Michael Keane handled the pressure of playing against Newcastle United at Old Trafford last season, and a strong Chelsea line-up at Stamford Bridge with surprising confidence. Keane went on to play a significant role in the second half of the season at Leicester City in the Championship.
Keane could make it into the first team picture this season. After all, Nemenja Vidic’s triple knee injury leaves the Serbian susceptible to forwards who attack at speed, while some clumsy performances have come at David de Gea’s cost.
True, Rio Ferdinand’s reemergence as one of the world’s finest defenders, Jonny Evans’ progression and Chris Smalling’s promise leave United’s well stocked at centre-half.
But add Phil Jones’ obvious abilities into the mix and there is even an argument that Vidi? should be sold while the veteran retains some value. This would allow Keane to join a strong group of central defenders at the club, even if the youngster heads out on loan for part of the season, while Smalling and Jones deputise for Ferdinand and Evans.
Yet, it is the club’s young attacking midfielders that are perhaps the most exciting reference point on this summer’s money-making tour of the universe. The entertaining performances by Lingard and Adnan Januzaj to date have been highly impressive. Each operates with maturity when making decisions – certainly more so than the 26-year-old Nani – and each has more natural talent than Ashley Young or Antonio Valencia.
Include Larnel Cole, who missed the tour due to Under 20 international duties, together with new acquisition Wilfried Zaha, and United’s problem on the wings last season could be solved by youth.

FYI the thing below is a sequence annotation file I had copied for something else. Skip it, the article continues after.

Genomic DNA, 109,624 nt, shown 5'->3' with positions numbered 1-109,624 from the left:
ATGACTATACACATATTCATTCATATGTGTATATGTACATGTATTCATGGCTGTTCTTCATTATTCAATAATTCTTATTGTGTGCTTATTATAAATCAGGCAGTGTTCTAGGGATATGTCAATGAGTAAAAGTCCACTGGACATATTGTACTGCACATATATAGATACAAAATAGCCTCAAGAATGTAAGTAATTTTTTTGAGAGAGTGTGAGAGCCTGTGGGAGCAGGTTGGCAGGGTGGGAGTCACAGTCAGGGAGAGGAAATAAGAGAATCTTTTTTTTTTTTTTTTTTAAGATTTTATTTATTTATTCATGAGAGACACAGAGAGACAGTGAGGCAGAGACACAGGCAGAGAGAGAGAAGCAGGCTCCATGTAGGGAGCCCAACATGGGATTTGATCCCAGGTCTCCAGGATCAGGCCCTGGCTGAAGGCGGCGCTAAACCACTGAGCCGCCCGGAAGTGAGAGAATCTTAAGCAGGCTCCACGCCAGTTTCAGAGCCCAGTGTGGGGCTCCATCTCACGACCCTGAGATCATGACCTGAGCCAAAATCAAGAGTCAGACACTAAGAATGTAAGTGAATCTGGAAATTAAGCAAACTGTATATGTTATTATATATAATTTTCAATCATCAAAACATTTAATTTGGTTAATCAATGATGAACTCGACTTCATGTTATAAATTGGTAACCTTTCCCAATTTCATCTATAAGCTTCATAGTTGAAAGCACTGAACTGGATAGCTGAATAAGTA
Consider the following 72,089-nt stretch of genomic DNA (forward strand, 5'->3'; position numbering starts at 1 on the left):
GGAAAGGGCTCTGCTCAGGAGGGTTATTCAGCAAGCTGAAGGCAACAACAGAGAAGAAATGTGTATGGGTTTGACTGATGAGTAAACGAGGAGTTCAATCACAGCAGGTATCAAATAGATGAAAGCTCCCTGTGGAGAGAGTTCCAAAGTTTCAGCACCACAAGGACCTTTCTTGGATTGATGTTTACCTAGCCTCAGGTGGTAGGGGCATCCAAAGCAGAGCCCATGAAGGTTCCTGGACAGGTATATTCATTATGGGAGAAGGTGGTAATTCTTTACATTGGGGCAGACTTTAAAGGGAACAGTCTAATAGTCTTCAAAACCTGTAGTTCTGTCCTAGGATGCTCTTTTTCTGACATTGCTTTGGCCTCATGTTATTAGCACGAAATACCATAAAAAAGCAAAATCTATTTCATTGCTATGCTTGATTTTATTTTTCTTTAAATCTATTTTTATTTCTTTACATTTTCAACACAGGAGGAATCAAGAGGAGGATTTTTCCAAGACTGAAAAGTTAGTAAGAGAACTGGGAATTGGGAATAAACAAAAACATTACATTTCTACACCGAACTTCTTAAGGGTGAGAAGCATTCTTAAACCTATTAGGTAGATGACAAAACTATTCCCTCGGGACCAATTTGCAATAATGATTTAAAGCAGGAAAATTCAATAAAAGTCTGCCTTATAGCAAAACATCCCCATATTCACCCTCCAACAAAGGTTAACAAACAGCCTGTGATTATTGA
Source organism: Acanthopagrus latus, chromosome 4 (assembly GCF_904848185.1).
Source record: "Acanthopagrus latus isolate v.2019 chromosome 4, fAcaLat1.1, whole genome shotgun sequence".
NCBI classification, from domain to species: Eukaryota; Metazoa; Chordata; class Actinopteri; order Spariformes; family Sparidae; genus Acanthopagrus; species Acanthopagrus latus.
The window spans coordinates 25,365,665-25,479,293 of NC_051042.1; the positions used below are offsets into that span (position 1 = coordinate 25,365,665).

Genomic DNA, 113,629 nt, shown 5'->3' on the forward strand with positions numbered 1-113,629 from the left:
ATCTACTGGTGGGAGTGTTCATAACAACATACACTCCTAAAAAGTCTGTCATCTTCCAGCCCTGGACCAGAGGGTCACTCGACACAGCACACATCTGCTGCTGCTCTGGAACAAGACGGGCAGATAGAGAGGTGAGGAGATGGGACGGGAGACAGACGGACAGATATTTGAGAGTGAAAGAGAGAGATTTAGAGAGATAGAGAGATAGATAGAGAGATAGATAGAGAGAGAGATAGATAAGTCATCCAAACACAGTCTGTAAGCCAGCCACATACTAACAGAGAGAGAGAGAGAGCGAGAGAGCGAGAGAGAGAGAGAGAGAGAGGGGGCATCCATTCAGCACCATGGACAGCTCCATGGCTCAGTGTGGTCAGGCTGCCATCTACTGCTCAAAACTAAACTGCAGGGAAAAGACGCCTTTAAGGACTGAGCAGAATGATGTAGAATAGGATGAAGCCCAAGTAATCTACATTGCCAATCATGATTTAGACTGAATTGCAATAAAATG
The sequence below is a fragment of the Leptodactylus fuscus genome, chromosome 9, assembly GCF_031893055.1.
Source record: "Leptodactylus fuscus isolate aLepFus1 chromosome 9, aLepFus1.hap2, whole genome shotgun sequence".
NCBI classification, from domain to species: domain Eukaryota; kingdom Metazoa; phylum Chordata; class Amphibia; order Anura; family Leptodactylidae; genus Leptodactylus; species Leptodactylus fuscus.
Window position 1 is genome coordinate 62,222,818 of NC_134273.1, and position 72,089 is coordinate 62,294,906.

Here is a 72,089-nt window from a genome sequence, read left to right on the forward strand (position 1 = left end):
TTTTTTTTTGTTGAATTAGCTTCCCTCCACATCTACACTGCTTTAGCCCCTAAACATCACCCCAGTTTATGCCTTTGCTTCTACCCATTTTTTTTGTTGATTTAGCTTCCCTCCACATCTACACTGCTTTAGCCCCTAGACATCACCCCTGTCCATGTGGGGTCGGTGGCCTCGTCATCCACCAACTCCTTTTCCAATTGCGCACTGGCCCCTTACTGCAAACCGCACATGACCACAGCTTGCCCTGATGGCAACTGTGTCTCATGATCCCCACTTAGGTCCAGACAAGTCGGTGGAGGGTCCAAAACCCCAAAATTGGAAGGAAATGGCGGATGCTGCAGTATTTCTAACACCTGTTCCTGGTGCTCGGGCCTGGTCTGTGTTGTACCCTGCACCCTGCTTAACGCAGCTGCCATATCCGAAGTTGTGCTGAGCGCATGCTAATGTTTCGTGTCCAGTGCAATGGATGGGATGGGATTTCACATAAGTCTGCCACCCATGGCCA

If the aforementioned quartet is promoted this season, with the incumbents offloaded, United will rapidly acquire an upgrade on the wings. Zaha, Januzaj, Lingard, Cole, together with Giggs and sporadic appearances in wide areas from Welbeck, Shinji Kagawa, Fabio da Silva and even Alexander Buttner should suffice Moyes in the season ahead.
It is a strategy for the future rather than one that is ready to take on European champions Bayern Munich, of course, but it is also a group that is not far off being collectively superior to United’s current resources.
There is an argument that Lingard and Cole should be afforded loan spells this season, but the new crop’s professionalism is a breath of fresh air when compared to the frustration that Morrison and Pogba caused, not to mention Nani’s decision making or Young’s mediocrity.
It is a far fetched hope perhaps. Yet, when Moyes first joined the club in July the Scot made a point of declaring his belief in United’s tradition of producing young players that perform at the highest level. It may even work in the manager’s favour – introducing youth now is both in that tradition and popular with supporters. After all, it might even appease demanding fans when Moyes’ United team loses its first games, as it inevitably will.